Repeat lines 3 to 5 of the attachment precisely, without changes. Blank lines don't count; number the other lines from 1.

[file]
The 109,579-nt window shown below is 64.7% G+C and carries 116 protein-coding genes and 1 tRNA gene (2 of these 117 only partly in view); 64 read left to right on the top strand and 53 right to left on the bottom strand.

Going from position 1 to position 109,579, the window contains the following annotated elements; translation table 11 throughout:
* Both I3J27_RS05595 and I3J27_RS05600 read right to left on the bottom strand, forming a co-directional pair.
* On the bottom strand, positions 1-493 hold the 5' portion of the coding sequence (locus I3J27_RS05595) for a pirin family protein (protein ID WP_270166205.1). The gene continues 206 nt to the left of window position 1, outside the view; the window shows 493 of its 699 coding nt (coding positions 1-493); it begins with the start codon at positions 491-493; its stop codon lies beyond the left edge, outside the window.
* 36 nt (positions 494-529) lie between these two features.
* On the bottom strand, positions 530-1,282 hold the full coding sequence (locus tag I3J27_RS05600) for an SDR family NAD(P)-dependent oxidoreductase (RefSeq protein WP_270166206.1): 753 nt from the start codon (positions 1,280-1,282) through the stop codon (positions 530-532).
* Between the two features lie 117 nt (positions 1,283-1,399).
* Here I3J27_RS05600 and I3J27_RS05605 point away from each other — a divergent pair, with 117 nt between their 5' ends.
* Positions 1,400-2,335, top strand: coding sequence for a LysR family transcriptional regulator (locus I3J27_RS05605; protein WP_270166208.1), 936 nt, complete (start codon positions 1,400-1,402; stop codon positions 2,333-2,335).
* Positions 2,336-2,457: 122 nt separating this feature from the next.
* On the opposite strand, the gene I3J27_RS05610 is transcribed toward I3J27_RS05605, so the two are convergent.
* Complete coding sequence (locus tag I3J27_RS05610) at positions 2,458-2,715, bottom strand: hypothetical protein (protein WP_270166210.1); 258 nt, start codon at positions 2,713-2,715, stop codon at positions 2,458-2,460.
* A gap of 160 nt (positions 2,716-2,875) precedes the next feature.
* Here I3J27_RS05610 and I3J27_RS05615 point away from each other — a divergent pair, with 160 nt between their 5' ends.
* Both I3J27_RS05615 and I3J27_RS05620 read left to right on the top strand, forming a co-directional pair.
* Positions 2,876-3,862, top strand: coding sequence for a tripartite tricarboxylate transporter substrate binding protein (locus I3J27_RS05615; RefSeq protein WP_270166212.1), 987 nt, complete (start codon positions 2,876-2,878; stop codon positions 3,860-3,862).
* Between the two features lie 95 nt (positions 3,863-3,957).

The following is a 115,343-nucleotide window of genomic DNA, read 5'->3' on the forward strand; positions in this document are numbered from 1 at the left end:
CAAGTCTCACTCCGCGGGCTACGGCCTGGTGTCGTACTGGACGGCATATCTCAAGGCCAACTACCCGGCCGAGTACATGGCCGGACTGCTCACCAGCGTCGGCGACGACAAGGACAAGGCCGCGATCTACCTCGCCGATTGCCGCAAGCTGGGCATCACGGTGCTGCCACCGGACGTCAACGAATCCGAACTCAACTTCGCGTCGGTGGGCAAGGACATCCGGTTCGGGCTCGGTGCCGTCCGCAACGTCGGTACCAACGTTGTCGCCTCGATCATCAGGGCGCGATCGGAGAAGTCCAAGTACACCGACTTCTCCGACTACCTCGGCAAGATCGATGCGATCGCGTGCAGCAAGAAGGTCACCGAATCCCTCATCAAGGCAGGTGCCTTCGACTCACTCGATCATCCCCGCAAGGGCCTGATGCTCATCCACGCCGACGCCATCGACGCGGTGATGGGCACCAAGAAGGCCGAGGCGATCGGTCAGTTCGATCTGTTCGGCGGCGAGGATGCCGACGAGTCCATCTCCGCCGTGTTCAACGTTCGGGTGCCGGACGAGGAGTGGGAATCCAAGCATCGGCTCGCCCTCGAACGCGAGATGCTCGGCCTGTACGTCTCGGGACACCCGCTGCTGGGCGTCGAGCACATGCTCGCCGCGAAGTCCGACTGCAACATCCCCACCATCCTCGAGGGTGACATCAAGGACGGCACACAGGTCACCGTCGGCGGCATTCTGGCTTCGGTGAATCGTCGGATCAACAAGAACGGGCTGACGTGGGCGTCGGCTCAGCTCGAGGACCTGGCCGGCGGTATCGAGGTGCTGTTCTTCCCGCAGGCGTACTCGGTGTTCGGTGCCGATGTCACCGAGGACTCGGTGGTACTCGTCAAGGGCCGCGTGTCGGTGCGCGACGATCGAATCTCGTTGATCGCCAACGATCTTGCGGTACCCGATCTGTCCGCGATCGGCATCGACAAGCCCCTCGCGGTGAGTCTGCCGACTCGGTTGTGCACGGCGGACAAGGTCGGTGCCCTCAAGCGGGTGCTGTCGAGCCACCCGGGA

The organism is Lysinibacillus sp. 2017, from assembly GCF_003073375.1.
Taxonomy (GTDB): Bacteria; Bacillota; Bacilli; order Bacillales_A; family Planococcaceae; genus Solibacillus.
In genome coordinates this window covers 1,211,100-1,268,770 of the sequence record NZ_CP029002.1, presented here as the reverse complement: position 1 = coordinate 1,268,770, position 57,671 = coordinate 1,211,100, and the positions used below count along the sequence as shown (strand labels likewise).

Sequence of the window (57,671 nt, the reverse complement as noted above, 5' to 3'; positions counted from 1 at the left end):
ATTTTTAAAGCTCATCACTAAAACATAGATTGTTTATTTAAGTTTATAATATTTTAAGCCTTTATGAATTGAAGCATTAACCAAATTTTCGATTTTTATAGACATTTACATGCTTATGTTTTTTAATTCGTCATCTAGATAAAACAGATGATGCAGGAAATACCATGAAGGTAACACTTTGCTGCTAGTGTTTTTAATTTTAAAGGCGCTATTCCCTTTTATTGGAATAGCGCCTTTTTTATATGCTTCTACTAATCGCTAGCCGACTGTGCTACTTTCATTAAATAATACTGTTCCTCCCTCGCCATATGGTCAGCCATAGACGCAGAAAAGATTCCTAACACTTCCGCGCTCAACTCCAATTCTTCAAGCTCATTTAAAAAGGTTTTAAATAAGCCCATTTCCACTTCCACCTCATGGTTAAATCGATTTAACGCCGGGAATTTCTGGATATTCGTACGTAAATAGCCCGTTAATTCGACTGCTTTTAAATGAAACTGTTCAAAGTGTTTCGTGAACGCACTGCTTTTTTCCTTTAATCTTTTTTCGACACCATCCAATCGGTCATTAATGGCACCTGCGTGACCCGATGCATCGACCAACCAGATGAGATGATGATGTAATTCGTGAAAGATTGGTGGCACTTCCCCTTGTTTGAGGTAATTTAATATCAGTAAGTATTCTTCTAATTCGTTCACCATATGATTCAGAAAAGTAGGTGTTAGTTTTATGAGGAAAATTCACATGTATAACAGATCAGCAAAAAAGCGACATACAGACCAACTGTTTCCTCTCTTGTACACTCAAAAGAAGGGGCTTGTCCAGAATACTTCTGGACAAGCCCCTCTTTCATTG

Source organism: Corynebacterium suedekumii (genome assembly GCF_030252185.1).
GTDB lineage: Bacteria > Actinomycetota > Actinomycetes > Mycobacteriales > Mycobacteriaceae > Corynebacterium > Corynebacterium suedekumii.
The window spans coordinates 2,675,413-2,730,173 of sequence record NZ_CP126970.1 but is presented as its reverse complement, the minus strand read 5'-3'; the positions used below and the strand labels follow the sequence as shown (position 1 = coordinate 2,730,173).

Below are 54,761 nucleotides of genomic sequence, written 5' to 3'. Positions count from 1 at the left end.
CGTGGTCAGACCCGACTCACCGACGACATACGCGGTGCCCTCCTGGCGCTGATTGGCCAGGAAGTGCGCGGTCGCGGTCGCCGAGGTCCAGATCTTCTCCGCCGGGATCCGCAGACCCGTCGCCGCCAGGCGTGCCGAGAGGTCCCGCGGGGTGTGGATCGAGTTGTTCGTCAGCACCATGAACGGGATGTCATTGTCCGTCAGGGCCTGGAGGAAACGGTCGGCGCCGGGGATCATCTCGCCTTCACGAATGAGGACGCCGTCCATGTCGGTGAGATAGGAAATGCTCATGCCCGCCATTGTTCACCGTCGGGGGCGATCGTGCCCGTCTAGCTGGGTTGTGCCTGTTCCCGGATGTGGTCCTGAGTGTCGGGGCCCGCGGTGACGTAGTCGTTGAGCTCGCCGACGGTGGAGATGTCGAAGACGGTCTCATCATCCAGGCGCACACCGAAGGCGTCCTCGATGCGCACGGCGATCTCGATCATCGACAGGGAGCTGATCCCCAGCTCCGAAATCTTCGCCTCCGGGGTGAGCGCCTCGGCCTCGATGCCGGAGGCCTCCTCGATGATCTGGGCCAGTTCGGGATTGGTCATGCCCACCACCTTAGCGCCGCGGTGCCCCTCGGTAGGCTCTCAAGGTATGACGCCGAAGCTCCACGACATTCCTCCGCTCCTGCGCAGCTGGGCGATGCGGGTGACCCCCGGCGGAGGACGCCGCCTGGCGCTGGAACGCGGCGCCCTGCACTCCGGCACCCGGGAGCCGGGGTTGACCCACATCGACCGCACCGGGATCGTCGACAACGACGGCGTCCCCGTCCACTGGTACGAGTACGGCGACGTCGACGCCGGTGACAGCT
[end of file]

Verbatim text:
* Both I3J27_RS05595 and I3J27_RS05600 read right to left on the bottom strand, forming a co-directional pair.
* On the bottom strand, positions 1-493 hold the 5' portion of the coding sequence (locus I3J27_RS05595) for a pirin family protein (protein ID WP_270166205.1). The gene continues 206 nt to the left of window position 1, outside the view; the window shows 493 of its 699 coding nt (coding positions 1-493); it begins with the start codon at positions 491-493; its stop codon lies beyond the left edge, outside the window.
* 36 nt (positions 494-529) lie between these two features.